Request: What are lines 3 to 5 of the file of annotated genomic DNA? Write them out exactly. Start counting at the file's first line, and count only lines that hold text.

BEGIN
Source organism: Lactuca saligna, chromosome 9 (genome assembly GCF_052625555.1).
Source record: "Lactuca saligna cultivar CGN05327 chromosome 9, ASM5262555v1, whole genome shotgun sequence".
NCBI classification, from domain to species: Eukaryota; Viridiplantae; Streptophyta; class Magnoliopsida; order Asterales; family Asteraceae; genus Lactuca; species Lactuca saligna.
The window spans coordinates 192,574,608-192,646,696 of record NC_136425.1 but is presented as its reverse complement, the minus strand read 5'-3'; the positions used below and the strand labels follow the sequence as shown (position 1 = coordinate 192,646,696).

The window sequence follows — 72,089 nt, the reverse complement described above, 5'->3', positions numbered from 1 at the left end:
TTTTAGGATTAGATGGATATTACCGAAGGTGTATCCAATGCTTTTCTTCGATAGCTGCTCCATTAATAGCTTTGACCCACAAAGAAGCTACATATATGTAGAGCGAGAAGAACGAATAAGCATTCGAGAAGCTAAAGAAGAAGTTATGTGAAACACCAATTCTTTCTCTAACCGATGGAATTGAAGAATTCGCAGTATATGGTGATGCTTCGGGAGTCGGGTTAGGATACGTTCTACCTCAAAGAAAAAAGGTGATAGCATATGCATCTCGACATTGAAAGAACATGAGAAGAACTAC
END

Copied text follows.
NCBI classification, from domain to species: Eukaryota; Viridiplantae; Streptophyta; class Magnoliopsida; order Asterales; family Asteraceae; genus Lactuca; species Lactuca saligna.
The window spans coordinates 192,574,608-192,646,696 of record NC_136425.1 but is presented as its reverse complement, the minus strand read 5'-3'; the positions used below and the strand labels follow the sequence as shown (position 1 = coordinate 192,646,696).

The window sequence follows — 72,089 nt, the reverse complement described above, 5'->3', positions numbered from 1 at the left end: